Lab-grown meat can be labeled kosher and halal as long as its cells are derived in methods compliant with religious standards, according to two panels of experts commissioned by the nascent industry.
The opinions are a win for cell-cultivated meat companies, executives said, because it means observant followers of Judaism and Islam could one day consume their products.
“It’s another marker around making cultivated meat a real solution,” said Josh Tetrick, CEO of GOOD Meat.
Cultivated meat is currently only sold in tiny quantities in the U.S. and Singapore, but companies hope private and public investors will infuse the sector with enough cash to scale production and alter diets around the world.
Cultivated meat is derived from a sample of animal cells that are fed a nutrient mix and grown in steel vats, avoiding the need for land-intensive industrial farming operations and slaughterhouses.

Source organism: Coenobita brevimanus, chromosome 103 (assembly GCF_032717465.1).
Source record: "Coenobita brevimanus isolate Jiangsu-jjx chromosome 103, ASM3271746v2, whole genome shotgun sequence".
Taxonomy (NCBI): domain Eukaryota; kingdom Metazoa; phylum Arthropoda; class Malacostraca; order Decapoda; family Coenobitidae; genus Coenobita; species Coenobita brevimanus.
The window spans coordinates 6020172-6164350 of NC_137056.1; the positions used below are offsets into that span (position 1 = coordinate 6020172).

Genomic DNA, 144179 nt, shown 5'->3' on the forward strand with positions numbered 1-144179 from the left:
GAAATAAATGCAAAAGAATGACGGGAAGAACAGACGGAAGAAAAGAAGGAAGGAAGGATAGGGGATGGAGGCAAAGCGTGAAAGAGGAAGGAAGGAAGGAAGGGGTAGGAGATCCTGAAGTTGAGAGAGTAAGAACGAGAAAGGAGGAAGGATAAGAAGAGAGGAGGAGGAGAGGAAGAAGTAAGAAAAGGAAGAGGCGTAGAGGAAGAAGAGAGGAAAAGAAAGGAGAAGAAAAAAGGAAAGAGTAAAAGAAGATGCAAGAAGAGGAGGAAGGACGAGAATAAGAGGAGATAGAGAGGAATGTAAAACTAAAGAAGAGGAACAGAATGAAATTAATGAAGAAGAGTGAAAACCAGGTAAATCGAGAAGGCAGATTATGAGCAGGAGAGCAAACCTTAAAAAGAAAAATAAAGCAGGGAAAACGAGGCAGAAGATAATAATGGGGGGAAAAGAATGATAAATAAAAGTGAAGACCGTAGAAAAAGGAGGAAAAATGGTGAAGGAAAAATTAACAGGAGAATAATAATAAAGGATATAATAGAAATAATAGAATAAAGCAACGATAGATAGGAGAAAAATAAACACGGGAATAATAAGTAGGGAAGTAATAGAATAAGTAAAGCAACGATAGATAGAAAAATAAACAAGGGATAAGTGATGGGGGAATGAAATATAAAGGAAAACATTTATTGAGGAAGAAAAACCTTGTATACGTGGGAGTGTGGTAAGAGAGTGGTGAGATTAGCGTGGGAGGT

Companies in the fledgling industry hope their product will appeal to vegans and vegetarians as well as climate conscious meat eaters.
GOOD convened a panel of three sharia experts who reviewed the company’s production and on Sunday said cultivated meat can be halal if, among other factors, the cells from which the meat is made come from an animal slaughtered according to Islamic law.
Though GOOD’s chicken does not currently meet that standard, the opinion provides a roadmap for the industry to make halal products, Tetrick said in an interview.
The Orthodox Union (OU), the largest kosher certification agency, on Sept. 6 said cultivated chicken produced by Israeli company SuperMeat met its standards because the chicken cells were not fed any animal ingredients and were extracted from a fertilized egg before any blood spots appeared.
SuperMeat and the OU are working on broader guidelines for the industry, company CEO Ido Savir said.
More than 12 million people in the United States eat kosher products and 8 million eat halal products, according to the OU and Islamic Services of America, a halal certification agency.
Regulators cleared cultivated chicken for U.S. consumption earlier this year and it has since been served at some high-end restaurants.